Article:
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Copyright 2018 Sun Journal Nov 12, 2018
Sun Journal (Lewiston, Maine)
LEWISTON — A universally accessible playground, allowing children of all abilities to play alongside one another, is finally getting the ribbon-cutting treatment Wednesday at Marcotte Park.
For state Sen. Nate Libby of Lewiston, who's been one of the lead advocates and fundraisers for the project, the playground represents a unique milestone for Maine, but also an exciting opportunity for his family.
In September, as crews were breaking ground on the project, the City Council approved naming the playground Jude's Place at Marcotte Park in honor of Libby's son Jude, who has cerebral palsy.
"My family is over the moon excited for this project to conclude and be open to all kids to play," Nate Libby said Monday. "There's been enormous support from community members and community organizations."
It will be Maine's first public universally-accessible playground, meaning it's fully wheelchair-accessible, among other features.
The ribbon-cutting will take place at 11 a.m., with remarks from Libby and Lewiston Mayor Shane Bouchard.
When the project got off the ground in 2012, it received funding from California-based Shane's Inspiration, a nonprofit organization that helps build playgrounds that are accessible to all children, regardless of their physical ability.
According to the city, the transformation of Marcotte Park was a complete renovation, including different grades, landscape, surface material, and play equipment. To make it universally accessible, the site has a specially designed layout, including a rubberized playground surface and 19 pieces of play equipment.
Marcotte Park is the triangle plot east of the Androscoggin Bank Colisee, where Jefferson, Caron and Birch streets meet.
Libby said he began fundraising for the project with help from city officials after the project had been foundering for a few years. Working closely with Lewiston Community Relations Coordinator Dot Perham-Whittier, the project raised several thousand dollars in private donations and grants.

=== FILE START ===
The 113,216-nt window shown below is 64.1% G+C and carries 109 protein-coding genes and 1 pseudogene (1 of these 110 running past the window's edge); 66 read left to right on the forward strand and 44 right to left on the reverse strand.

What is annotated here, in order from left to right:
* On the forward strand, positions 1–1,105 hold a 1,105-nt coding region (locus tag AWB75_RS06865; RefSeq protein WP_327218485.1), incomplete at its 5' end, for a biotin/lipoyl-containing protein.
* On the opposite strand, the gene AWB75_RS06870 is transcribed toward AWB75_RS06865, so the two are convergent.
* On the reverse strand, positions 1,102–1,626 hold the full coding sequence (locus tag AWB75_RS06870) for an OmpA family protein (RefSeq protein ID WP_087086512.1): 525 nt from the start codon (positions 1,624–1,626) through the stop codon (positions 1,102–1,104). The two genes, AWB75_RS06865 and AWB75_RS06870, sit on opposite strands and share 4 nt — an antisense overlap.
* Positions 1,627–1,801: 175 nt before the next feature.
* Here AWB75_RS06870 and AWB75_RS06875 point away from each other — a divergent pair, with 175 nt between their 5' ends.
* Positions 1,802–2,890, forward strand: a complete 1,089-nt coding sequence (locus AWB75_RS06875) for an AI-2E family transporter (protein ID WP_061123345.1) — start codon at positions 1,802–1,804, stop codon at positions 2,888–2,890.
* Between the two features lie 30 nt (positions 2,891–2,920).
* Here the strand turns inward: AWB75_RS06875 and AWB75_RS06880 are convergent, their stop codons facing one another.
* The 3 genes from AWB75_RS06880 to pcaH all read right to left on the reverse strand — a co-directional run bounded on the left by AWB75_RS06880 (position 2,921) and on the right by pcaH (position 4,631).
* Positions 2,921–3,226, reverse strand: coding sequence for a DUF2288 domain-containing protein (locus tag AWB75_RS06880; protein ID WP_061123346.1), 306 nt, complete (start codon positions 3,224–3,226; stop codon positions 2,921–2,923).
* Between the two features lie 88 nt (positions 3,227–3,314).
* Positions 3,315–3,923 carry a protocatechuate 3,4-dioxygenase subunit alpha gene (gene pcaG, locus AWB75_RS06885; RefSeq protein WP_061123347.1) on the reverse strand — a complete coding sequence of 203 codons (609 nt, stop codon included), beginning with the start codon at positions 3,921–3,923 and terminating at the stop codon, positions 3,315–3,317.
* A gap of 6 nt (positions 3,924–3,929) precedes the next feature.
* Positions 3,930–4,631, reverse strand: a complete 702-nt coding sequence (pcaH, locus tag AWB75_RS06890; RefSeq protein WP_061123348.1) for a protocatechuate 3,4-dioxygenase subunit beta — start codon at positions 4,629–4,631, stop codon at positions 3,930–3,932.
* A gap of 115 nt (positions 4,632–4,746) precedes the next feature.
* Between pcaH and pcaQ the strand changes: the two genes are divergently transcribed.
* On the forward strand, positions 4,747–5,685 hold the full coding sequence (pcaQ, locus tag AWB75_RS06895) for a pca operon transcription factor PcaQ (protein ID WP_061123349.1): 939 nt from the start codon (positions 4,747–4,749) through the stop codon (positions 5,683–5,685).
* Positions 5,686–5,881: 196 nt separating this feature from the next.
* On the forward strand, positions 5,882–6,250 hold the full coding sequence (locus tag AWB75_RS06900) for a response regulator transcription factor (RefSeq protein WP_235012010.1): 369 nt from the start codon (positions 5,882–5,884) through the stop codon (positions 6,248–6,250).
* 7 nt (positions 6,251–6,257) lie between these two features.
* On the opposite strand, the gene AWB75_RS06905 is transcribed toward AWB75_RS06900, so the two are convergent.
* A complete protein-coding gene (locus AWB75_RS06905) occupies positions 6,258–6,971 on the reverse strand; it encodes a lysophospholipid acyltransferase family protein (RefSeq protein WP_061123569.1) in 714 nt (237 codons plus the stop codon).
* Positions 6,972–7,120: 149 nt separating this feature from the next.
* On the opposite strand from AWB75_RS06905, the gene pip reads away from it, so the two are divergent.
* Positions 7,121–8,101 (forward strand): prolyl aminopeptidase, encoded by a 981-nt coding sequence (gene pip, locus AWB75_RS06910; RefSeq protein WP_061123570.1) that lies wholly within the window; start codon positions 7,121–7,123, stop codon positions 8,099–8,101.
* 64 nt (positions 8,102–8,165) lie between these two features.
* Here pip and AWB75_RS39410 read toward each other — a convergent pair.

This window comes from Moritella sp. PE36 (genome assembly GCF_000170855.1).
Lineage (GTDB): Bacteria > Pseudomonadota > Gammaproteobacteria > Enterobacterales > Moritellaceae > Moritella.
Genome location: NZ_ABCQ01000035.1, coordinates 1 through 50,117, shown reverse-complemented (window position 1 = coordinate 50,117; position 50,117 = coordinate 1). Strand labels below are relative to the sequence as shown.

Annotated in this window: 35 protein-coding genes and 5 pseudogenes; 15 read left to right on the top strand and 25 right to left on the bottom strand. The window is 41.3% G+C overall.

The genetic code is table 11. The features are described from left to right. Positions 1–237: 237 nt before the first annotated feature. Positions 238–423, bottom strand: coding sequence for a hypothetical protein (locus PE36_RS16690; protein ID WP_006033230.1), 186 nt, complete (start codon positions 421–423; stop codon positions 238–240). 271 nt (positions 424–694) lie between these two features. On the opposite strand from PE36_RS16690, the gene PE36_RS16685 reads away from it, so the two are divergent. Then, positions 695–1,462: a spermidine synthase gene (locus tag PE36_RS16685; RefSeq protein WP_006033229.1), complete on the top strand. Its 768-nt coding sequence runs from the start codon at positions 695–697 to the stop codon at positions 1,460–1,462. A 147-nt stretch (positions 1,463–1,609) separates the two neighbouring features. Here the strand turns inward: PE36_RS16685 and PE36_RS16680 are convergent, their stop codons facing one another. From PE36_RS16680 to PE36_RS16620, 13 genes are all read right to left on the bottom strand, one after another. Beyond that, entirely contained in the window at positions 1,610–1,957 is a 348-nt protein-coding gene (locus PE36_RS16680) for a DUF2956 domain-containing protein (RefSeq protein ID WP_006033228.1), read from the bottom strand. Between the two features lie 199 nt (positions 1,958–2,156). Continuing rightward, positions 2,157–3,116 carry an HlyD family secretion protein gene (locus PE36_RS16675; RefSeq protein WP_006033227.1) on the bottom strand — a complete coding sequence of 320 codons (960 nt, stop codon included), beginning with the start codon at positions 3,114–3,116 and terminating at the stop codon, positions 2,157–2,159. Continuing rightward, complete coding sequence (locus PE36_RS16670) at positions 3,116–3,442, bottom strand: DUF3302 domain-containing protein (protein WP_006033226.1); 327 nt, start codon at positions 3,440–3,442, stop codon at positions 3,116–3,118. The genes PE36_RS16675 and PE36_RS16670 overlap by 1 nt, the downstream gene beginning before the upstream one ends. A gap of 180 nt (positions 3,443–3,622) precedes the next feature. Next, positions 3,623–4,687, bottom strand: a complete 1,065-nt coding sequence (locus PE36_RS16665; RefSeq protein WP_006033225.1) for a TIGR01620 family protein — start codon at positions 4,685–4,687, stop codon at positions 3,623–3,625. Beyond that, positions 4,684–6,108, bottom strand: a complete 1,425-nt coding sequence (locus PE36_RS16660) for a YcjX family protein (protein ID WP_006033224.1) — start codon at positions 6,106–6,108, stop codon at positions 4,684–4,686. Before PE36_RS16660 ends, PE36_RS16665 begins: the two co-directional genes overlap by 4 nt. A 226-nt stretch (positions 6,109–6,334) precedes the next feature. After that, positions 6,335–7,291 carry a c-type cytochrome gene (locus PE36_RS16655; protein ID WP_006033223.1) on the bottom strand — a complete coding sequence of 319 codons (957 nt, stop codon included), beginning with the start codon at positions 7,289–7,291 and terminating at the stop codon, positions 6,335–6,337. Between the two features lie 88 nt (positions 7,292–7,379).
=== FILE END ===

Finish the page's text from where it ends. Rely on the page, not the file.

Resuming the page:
"Wednesday will be the culmination of all that work," Libby said, recognizing the dozens of individual contributions and local organizations that made the difference. "It's kind of a big deal, and it's hard to believe."
Others on board with the project include Lewiston Public Schools, Sandcastle Clinical and Educational Services, Promise Early Education Center (Head Start), The Margaret Murphy Center for Children, and Healthy Androscoggin.
Libby said he plans to bring Jude to the ribbon-cutting. He said Jude has attended Pine Tree Camp in Rome, where there is also a universally-accessible playground. He said it Jude's first experience with one, and served as inspiration for advocating for the public playground in Lewiston.
Along with private donations, the city also secured roughly $400,000 in Community Development Block Grant money on top of a $30,000 National Recreation & Parks Association/Walt Disney grant.
"This playground has been dear to my heart ever since I received the Shane's contest promotional postcard in 2011," Perham-Whittier said. "It's been exciting to see people step forward to keep the dream alive and never give up until we became the first-in-Maine universally accessible playground."
Throughout the fall, Gorrill Palmer & Gordon Contracting Inc., with help from Lewiston Public Works, has been doing the construction.
Also scheduled to speak Wednesday are Marnie Norris from Shane's Inspiration, Christine Adler from Promise Early Education and Lewiston Superintendent of Schools Bill Webster.
According to the city, Norris will collaborate with the Lewiston School Department to help incorporate playground-related learning to promote "all children, regardless of abilities, playing together."
According to Perham-Whittier, more than 16 percent of the roughly 5,500 students enrolled in Lewiston schools are children with special needs.
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